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Saturday, 30 June 2018

Dizzy in a haze for 30 days...

No lizards in a bottle for me nor indeed much else in such scorching heat.
So, today was the only proper 30DWiJ 'bucket list' event which actually happened!! - a macro photo course at Blashford, run by John and attended by myself, Sahrah and two others and which was very successful albeit terribly difficult to take sample photos for critique in the afternoon session with so much light.

With all three lanes of traffic at J1 slamming on brake lights I took an 'executive decision' to go via Bramshaw just in case there was an incident and, being pretty early, was a pleasant detour through the heart of the forest via Milkham with no traffic other than a handful of MAMILs. It was so nice it seemed a shame to miss out by being in a classroom for most of the day but, with the shutters down and fans on it was a very comfortable environment and it was actually nice to avoid this continuing heatwave.

On arrival the pond held several Anasymia lineata and a small frog on a lily whilst the path by the tool store had a two foot Grass Snake briefly; later in the day the usual snake sites were unsurprisingly empty.

With the moth trap unavailable J6x4 set up shop in Tern Hide.

After lunch, and searching for photo-subjects, I made a bee-line (no pun intended), for the beewolf spot and found two, neither keen on stopping. The second one was busy around my legs carrying a honeybee and eventually having dumped it on the ground, returned, picked it up and flew straight into a burrow. Picture with prey below but sadly not the in flight 'money shot'!!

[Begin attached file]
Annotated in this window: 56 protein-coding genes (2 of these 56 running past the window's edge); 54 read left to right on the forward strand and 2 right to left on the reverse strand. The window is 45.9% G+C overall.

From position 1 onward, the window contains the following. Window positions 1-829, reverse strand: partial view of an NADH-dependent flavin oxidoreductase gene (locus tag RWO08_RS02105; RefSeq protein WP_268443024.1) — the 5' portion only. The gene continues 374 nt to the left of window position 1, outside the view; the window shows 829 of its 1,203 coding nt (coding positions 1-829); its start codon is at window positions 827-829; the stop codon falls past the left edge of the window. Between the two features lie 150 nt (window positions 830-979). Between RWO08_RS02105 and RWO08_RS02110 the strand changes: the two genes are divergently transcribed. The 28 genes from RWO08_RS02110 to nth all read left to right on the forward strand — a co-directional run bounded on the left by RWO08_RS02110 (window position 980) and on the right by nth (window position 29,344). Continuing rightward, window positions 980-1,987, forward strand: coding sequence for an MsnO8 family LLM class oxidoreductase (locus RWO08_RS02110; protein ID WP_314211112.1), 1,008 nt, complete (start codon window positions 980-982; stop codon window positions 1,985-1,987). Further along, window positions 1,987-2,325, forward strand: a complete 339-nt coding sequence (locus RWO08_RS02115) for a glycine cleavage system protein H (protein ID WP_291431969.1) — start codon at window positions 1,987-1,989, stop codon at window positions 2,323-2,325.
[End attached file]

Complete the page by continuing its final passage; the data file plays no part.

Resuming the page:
What few dragonflies, Emperor, Black-tailed Skimmer and a single Brown Hawker, were all too 'busy'.

Practiced a few techniques from the course before retiring to Ivy  South briefly were the grebes still have two young and some of the Common Terns have fledged; a nice Silver-washed Fritilliary was on brambles on the way back.

Finally, after the course finished, a solo excursion through the moth trap (thanks to Jim) held plenty of moths but I didn't have time nor enthusiasm to dwell too long. Don't remember seeing Clouded Brindle before.

Back home the lavender is attracting plenty of honeybees, the odd bumble, some Lasioglossum spp and another bee which was just too quick but felt like a flower bee spp.

Strangely a mixed group of adult and juvenile Swallows, about 20 strong appeared overhead - wonder where they came from and where they might be going so early in the summer. A couple of Swifts also.

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